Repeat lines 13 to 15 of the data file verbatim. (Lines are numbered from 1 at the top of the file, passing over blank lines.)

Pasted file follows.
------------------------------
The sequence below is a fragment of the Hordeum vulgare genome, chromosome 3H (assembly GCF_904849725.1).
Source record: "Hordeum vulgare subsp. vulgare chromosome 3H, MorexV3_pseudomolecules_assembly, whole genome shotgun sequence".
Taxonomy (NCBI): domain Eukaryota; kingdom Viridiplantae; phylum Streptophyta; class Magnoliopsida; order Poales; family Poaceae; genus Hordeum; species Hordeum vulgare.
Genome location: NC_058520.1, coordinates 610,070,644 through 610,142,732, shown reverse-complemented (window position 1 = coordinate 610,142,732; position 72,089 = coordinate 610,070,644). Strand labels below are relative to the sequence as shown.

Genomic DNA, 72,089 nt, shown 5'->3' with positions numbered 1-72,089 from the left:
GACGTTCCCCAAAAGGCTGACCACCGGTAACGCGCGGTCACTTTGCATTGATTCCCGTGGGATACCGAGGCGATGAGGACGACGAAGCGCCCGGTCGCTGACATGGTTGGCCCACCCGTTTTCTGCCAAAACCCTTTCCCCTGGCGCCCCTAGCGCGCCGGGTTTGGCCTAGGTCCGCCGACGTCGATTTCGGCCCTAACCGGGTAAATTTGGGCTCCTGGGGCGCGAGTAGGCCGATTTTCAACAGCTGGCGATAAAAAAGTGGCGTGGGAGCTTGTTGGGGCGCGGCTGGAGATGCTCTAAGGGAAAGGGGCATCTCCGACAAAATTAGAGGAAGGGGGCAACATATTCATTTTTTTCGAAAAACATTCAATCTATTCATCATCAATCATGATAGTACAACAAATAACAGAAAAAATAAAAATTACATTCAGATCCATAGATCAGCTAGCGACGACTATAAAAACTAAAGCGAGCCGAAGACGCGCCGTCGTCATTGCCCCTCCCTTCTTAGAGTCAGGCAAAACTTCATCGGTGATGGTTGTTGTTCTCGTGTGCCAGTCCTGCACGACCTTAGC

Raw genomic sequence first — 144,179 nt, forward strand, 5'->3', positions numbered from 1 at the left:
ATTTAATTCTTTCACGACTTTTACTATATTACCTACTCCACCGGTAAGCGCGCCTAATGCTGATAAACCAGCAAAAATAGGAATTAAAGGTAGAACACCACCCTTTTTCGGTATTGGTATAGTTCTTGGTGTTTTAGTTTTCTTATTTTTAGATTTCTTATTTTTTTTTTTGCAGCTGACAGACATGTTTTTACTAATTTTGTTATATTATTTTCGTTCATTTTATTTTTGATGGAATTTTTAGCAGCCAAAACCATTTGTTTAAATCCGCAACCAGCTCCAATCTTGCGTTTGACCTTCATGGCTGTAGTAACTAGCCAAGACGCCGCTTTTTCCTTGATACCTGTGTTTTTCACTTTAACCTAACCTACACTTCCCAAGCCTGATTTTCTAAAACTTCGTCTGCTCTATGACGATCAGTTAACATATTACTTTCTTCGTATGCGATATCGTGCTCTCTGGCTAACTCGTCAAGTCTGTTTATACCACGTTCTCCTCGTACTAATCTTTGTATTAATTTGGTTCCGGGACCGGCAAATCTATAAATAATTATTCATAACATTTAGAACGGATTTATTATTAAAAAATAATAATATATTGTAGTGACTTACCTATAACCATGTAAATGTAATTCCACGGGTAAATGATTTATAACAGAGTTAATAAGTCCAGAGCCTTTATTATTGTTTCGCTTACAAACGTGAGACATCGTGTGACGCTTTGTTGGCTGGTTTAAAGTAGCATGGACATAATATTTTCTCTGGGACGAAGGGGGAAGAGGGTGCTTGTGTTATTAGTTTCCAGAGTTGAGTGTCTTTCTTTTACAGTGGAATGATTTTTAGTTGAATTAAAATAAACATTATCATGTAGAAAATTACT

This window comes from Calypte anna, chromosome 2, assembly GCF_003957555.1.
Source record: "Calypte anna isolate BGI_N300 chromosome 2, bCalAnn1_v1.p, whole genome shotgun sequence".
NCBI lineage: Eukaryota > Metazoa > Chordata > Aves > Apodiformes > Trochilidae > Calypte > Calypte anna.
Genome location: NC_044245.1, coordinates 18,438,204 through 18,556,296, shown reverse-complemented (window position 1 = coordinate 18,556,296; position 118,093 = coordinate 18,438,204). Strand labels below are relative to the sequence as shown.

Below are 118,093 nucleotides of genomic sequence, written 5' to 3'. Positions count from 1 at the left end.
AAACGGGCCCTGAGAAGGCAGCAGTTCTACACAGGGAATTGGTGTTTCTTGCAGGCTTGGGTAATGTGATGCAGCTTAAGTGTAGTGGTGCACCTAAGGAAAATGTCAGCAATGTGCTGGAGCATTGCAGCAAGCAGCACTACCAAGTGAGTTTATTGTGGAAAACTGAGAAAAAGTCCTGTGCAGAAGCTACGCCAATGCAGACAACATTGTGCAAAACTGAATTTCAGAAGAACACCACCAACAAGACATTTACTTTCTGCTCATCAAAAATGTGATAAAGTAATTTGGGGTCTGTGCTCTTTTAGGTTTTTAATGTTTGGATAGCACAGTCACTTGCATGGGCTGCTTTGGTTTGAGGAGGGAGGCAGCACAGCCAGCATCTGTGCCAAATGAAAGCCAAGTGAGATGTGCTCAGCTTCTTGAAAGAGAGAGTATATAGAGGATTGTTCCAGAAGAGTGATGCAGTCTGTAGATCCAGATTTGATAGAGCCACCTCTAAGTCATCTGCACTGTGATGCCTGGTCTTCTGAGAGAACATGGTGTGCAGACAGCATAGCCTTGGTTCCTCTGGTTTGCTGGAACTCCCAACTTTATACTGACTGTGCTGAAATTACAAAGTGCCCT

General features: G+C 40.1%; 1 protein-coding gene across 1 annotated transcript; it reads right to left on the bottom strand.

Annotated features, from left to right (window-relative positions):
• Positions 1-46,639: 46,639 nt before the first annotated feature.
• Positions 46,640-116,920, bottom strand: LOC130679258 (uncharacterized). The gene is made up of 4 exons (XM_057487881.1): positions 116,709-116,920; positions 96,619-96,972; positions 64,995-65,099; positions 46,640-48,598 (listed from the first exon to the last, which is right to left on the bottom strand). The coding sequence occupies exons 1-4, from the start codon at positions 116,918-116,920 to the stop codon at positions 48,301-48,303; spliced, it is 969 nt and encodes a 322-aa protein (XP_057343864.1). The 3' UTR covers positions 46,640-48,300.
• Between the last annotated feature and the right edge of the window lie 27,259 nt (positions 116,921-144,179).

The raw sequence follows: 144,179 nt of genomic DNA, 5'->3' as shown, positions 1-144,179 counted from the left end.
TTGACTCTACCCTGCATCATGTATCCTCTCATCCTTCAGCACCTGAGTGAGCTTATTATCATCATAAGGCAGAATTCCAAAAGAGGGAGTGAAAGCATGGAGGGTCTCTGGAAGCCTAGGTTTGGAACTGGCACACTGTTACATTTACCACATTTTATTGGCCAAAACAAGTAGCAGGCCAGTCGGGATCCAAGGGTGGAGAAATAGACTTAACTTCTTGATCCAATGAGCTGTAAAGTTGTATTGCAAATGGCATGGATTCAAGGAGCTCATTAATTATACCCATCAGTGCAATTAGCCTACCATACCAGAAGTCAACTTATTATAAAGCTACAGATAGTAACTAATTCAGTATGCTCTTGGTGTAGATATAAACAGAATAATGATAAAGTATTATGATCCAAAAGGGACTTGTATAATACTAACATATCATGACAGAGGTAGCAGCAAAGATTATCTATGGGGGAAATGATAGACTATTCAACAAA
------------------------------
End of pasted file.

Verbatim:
Below are 118,093 nucleotides of genomic sequence, written 5' to 3'. Positions count from 1 at the left end.
AAACGGGCCCTGAGAAGGCAGCAGTTCTACACAGGGAATTGGTGTTTCTTGCAGGCTTGGGTAATGTGATGCAGCTTAAGTGTAGTGGTGCACCTAAGGAAAATGTCAGCAATGTGCTGGAGCATTGCAGCAAGCAGCACTACCAAGTGAGTTTATTGTGGAAAACTGAGAAAAAGTCCTGTGCAGAAGCTACGCCAATGCAGACAACATTGTGCAAAACTGAATTTCAGAAGAACACCACCAACAAGACATTTACTTTCTGCTCATCAAAAATGTGATAAAGTAATTTGGGGTCTGTGCTCTTTTAGGTTTTTAATGTTTGGATAGCACAGTCACTTGCATGGGCTGCTTTGGTTTGAGGAGGGAGGCAGCACAGCCAGCATCTGTGCCAAATGAAAGCCAAGTGAGATGTGCTCAGCTTCTTGAAAGAGAGAGTATATAGAGGATTGTTCCAGAAGAGTGATGCAGTCTGTAGATCCAGATTTGATAGAGCCACCTCTAAGTCATCTGCACTGTGATGCCTGGTCTTCTGAGAGAACATGGTGTGCAGACAGCATAGCCTTGGTTCCTCTGGTTTGCTGGAACTCCCAACTTTATACTGACTGTGCTGAAATTACAAAGTGCCCT

General features: G+C 40.1%; 1 protein-coding gene across 1 annotated transcript; it reads right to left on the bottom strand.